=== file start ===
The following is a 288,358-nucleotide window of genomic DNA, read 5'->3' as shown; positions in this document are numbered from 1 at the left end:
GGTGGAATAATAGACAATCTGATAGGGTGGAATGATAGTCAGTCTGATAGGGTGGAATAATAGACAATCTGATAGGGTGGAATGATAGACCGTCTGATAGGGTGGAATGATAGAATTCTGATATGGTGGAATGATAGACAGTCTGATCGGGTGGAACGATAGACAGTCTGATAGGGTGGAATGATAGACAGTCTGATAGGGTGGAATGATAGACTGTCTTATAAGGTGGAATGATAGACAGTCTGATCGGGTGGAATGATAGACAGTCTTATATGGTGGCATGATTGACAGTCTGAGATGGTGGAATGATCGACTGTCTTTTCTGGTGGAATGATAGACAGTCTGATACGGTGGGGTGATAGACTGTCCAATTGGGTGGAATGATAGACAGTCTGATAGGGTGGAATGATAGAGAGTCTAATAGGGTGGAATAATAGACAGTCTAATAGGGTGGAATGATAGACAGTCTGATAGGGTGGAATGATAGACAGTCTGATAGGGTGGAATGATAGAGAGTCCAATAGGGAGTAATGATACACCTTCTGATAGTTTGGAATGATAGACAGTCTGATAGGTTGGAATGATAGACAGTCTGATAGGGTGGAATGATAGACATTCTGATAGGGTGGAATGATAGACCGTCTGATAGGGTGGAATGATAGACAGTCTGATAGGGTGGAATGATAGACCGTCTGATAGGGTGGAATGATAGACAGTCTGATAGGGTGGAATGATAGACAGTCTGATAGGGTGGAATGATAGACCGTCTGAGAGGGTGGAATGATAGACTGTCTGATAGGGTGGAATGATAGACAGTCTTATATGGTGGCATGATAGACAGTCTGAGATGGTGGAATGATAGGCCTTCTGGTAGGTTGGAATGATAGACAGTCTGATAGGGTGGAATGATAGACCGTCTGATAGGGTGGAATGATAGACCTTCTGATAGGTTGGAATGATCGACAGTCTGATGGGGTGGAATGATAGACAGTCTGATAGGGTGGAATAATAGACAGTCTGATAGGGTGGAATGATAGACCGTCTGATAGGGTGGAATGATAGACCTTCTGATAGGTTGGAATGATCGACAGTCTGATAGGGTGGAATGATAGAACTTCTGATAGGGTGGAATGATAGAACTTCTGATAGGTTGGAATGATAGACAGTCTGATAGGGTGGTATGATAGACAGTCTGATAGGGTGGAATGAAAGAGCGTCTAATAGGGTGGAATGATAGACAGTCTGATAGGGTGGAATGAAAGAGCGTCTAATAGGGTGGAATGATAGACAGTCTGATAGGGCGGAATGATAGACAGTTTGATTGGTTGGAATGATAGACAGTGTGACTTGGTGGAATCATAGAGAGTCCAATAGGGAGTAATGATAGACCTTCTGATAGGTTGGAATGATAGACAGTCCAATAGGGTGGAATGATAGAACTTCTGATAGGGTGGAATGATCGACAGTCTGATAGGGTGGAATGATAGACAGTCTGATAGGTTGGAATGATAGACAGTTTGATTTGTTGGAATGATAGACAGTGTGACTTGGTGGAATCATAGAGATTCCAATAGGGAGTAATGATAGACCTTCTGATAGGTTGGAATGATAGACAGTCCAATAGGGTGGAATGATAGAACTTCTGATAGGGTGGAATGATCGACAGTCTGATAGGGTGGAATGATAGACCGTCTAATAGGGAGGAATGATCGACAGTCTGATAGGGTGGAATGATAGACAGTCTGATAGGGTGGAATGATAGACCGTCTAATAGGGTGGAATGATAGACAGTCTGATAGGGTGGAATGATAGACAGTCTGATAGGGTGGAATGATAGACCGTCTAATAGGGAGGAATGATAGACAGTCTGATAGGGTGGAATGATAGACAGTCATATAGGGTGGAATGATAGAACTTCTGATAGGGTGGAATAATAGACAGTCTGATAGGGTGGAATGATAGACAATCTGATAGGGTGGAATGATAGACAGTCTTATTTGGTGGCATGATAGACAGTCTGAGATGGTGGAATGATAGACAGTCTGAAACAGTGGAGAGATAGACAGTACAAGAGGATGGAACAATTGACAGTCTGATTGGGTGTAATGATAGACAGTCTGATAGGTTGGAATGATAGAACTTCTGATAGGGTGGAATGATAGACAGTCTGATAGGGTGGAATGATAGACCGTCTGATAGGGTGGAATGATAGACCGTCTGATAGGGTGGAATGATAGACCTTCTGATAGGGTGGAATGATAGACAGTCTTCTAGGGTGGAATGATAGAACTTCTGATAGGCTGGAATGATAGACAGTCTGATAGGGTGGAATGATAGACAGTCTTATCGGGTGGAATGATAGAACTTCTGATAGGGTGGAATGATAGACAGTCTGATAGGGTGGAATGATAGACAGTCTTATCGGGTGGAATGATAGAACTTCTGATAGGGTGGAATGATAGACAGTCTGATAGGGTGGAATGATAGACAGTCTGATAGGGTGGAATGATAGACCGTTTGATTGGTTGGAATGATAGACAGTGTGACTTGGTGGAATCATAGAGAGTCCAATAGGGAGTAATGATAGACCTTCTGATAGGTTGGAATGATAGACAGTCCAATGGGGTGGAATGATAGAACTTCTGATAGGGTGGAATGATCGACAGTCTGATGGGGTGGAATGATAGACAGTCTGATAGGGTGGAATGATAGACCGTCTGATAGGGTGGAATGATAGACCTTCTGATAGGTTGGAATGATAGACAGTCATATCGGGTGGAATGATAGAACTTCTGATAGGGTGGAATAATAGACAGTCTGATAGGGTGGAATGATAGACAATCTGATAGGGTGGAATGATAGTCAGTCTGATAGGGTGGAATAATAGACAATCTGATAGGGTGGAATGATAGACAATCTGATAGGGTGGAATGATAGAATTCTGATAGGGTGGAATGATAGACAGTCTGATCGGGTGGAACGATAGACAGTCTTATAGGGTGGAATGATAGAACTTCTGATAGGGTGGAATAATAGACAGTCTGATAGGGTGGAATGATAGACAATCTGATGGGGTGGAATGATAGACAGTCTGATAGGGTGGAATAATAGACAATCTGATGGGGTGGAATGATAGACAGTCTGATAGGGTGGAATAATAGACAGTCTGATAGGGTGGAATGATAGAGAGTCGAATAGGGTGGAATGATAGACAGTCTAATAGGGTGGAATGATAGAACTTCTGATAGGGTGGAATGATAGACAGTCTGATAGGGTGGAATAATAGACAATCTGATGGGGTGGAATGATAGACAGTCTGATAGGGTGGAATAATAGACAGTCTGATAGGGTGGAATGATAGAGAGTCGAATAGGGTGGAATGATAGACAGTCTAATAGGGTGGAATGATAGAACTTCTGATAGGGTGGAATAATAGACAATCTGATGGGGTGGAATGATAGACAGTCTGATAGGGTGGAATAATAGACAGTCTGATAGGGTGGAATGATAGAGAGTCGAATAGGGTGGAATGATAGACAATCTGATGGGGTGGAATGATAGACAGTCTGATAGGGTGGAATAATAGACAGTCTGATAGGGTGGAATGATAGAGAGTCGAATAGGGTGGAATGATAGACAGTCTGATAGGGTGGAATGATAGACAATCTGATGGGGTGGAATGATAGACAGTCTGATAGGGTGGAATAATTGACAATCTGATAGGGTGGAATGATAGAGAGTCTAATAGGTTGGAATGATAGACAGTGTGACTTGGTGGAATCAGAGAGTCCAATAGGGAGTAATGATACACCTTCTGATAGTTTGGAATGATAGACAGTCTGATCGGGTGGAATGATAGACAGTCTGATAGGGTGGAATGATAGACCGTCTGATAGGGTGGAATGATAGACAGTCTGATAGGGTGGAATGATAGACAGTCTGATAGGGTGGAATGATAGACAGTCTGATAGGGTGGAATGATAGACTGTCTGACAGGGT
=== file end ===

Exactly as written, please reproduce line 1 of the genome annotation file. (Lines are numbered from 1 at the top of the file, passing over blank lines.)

The following is a 288,358-nucleotide window of genomic DNA, read 5'->3' as shown; positions in this document are numbered from 1 at the left end: